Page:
Laurel Henderson is an attorney with the Georgia Interlocal Management Risk Agency, or GIRMA. Municipalities pay dues to GIRMA and when sued GIRMA will handle the legal defense and also pay out some settlement costs if necessary. Henderson advised the council last month to settle the Center for Discovery/Manget Way lawsuit for $850,000.
But who gave the direct order to email the June 6 legal memo to DHA members on city boards remains unclear.
Mayor Denis Shortal did call at least two DHA members who serve on city boards to ask them to resign from the DHA or resign their city appointed post before the email memo was sent out. The memo also included an attachment threatening legal action against anyone who received it if they spoke publicly about it.
Gerri Penn immediately resigned from the ZBA after the phone call with the mayor but Bill Grossman, who said he never officially received the June 6 memo, remains on the Planning Commission. The council backed off enforcement of the forced resignations at a June 24 special called meeting.
Hulsey, Oliver & Mahar was also tasked with determining if the City Council violated the Open Records Act during its June 13 executive session when the June 6 memo was discussed. The firm stated the executive session “was proper.”
In that executive session, the council was discussing litigation, real estate and personnel, according to an affidavit signed by Shortal, according to the memo from Hulsey, Oliver & Mahar.
“I understand that the issue and concerns discussed in the memo arose, in part, because they were raised in pending litigation against the city, which litigation is presently being handled primarily by Laurel Henderson,” wrote Hayes.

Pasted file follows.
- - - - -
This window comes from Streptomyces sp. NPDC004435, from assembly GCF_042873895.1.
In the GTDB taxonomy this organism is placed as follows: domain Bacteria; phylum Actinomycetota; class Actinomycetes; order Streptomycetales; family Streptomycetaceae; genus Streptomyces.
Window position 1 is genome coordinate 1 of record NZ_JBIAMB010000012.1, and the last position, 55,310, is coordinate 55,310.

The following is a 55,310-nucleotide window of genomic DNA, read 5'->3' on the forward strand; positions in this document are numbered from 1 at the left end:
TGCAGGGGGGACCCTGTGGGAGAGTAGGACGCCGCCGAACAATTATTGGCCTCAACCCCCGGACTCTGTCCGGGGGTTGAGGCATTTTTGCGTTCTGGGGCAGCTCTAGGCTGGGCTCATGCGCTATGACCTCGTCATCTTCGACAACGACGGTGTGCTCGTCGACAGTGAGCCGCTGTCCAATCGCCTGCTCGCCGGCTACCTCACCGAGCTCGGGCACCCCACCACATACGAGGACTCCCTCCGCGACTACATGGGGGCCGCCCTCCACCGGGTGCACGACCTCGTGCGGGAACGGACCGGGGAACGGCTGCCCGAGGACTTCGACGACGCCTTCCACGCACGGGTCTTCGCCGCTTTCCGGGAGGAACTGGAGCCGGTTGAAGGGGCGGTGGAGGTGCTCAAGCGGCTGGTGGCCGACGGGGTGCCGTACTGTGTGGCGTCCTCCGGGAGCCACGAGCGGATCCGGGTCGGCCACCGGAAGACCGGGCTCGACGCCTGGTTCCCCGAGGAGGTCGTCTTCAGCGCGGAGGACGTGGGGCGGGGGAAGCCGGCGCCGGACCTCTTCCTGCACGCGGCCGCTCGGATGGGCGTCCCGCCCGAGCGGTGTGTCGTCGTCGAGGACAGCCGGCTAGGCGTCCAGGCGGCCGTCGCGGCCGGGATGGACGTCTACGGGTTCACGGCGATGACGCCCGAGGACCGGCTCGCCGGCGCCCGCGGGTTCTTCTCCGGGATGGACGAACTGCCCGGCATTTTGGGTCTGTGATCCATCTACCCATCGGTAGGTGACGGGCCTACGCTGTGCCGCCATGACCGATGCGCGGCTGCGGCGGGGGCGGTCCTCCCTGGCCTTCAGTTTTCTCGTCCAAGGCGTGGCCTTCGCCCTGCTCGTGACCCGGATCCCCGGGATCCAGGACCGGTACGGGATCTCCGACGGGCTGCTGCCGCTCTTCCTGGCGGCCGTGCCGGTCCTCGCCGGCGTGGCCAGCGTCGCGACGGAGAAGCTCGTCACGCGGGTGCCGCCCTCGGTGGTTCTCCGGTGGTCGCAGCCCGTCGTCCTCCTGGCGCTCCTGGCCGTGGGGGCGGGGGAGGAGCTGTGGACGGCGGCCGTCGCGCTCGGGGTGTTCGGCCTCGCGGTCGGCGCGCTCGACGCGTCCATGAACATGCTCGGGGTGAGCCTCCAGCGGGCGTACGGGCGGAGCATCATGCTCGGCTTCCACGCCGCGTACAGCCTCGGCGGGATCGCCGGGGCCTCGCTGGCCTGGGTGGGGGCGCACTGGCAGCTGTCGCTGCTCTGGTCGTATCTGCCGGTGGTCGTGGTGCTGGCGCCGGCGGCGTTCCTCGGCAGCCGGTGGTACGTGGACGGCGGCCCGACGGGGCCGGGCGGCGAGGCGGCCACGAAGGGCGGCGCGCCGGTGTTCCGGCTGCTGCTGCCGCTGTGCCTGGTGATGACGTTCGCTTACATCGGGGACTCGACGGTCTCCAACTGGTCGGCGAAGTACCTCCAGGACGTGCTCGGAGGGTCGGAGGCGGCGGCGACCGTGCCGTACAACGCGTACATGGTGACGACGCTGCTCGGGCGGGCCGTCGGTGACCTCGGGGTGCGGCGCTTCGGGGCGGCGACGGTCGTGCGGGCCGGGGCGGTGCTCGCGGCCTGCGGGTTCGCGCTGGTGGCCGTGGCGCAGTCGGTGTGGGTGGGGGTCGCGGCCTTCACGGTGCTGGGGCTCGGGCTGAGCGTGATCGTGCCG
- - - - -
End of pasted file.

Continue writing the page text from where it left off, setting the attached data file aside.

“I understand that the issues and concerns raised in the memo were part of a consultation with city attorneys to review the pending case and also to avoid potential future litigation and claims of conflicts of interest,” Hayes states.
Shortal has argued publicly that DHA members cannot serve on city boards because they put the city at risk for costly litigation.
Hayes also includes in his opinion the city did not approve a policy behind closed doors that bans elected officials or board appointees from being on or serving as a board member of the DHA.
“In fact, the memo specifically distinguishes the DHA from more traditional homeowners associations, churches, and other community organizations based on the fact that the DHA takes upon itself a role that could be considered a quasi-governmental policy organization,” he states.
“What the [June 6] memo does provide is a legal opinion that participation by elected officials and board appointees in the DHA presents an issue that may affect, or may be perceived as affecting, the independent decision-making role of the city officials and therefore can have the damaging effect of undermining the process to the city’s detriment, financially, legally, and otherwise,” according to Hayes.
At the DHA’s Aug. 14 meeting, its attorney, Seth Weissman, a real estate attorney and professor at Georgia Tech’s School of City and Regional Planning, said he found no conflict of interest for people to serve on the DHA and city boards.
Weissman said he understood the mayor and council’s desire to not be sued, but the policy, or directive, that was implemented and then suspended due to heavy backlash from DHA members would do nothing to stop any lawsuits.
“I very strongly believe that if this policy is adopted or not adopted it would not affect in any way how much litigation” the city may face, Weissman said.
The city’s June 6 email:
The Aug. 19 memo from Gainesville law firm Hulsey, Oliver & Mahar:
Weissman’s Aug. 12 memo to the DHA: